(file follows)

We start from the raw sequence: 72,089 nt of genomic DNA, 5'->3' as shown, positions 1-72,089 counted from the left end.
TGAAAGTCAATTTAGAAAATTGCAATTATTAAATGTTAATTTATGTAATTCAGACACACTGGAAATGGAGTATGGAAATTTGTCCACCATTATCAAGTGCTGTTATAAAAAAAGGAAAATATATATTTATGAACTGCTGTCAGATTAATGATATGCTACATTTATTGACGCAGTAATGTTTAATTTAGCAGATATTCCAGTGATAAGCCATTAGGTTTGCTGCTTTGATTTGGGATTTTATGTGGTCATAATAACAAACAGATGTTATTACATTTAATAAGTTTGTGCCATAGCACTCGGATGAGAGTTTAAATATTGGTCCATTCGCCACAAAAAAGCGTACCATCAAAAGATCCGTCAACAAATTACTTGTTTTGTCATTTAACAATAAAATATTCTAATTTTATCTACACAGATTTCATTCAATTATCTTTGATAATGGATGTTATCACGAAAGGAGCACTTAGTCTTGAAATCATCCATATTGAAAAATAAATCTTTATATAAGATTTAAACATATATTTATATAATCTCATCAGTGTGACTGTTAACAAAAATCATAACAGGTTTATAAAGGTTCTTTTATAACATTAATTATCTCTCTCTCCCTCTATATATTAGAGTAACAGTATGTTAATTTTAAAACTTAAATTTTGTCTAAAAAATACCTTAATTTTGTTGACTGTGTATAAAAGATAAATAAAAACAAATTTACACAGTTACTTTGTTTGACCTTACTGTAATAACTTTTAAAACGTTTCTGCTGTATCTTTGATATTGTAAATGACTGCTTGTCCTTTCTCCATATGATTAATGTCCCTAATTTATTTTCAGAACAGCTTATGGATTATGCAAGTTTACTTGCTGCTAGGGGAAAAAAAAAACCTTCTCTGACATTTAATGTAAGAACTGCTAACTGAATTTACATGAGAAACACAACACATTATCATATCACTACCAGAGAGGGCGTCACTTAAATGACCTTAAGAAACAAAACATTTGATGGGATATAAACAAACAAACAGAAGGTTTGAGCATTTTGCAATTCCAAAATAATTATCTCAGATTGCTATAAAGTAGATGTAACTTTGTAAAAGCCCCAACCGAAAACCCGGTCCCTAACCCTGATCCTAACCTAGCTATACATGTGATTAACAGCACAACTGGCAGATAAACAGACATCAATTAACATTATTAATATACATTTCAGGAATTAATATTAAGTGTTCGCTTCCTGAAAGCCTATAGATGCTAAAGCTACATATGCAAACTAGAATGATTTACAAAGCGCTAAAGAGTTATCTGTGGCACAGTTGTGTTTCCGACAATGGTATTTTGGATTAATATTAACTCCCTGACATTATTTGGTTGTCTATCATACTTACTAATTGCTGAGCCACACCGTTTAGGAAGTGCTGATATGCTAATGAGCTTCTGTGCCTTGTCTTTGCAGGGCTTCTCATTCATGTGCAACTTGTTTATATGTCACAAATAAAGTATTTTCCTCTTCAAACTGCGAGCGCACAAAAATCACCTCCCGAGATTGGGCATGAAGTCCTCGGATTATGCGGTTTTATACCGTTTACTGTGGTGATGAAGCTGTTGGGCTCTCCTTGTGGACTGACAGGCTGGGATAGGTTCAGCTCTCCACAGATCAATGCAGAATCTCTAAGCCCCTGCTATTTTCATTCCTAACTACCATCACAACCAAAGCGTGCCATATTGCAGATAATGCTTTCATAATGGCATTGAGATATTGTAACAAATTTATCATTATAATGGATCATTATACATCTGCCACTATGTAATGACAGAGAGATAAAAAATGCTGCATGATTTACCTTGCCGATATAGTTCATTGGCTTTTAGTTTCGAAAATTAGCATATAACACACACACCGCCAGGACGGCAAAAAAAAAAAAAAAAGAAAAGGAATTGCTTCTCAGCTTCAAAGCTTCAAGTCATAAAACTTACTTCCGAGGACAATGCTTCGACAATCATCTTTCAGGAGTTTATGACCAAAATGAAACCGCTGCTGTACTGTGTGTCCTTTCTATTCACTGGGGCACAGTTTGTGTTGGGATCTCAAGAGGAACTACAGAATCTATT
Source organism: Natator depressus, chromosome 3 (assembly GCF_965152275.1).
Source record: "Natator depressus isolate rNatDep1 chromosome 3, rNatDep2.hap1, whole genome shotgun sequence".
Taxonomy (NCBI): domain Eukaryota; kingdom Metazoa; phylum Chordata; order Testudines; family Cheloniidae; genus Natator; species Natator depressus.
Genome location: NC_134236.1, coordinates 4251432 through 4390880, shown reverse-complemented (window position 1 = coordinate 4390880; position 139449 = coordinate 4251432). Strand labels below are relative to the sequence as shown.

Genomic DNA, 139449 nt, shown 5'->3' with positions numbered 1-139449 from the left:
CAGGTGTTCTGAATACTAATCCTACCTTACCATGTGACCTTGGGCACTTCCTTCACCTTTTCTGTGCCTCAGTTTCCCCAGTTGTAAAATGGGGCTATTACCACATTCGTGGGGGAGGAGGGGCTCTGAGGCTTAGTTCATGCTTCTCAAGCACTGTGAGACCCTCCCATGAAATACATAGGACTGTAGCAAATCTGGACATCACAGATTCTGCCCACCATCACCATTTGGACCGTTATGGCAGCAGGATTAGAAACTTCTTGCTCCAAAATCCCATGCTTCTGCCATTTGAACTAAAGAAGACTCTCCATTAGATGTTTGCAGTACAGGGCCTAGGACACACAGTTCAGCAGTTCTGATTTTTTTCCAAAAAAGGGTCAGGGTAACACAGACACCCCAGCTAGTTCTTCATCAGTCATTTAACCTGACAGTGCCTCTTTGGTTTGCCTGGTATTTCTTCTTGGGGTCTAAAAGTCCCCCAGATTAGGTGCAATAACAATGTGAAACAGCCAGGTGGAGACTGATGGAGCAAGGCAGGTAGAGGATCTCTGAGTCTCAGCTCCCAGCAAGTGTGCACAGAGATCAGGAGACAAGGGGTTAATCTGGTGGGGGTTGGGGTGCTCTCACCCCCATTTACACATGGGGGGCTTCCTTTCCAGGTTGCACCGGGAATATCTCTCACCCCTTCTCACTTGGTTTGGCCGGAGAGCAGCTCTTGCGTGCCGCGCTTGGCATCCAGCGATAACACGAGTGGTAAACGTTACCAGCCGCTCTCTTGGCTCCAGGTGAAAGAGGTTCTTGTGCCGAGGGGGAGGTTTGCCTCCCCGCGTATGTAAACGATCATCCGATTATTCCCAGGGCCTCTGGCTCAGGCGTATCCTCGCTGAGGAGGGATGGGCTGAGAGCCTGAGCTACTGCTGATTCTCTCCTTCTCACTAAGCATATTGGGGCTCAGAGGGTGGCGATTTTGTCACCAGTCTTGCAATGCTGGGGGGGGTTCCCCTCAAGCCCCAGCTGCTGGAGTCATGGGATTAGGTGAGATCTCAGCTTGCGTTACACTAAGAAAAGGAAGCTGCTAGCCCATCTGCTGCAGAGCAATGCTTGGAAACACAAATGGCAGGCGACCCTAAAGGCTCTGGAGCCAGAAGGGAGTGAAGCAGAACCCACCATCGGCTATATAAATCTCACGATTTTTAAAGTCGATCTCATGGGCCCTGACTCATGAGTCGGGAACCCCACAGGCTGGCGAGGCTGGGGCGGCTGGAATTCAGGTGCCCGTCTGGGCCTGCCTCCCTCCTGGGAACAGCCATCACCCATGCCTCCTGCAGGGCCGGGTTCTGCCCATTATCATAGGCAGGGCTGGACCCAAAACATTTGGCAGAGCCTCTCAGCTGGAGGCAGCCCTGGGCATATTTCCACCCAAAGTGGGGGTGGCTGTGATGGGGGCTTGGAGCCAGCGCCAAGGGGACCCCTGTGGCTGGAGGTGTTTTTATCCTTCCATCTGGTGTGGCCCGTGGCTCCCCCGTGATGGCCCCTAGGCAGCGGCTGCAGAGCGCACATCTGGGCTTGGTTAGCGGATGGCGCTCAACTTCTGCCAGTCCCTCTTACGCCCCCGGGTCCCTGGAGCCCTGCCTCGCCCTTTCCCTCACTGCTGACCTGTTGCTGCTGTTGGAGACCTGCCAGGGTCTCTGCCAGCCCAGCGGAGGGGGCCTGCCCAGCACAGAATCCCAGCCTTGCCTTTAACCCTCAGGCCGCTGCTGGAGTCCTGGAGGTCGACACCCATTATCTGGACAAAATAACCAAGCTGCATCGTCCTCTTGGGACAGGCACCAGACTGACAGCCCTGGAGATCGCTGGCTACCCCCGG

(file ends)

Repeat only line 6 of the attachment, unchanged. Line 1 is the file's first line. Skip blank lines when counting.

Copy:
Genome location: NC_134236.1, coordinates 4251432 through 4390880, shown reverse-complemented (window position 1 = coordinate 4390880; position 139449 = coordinate 4251432). Strand labels below are relative to the sequence as shown.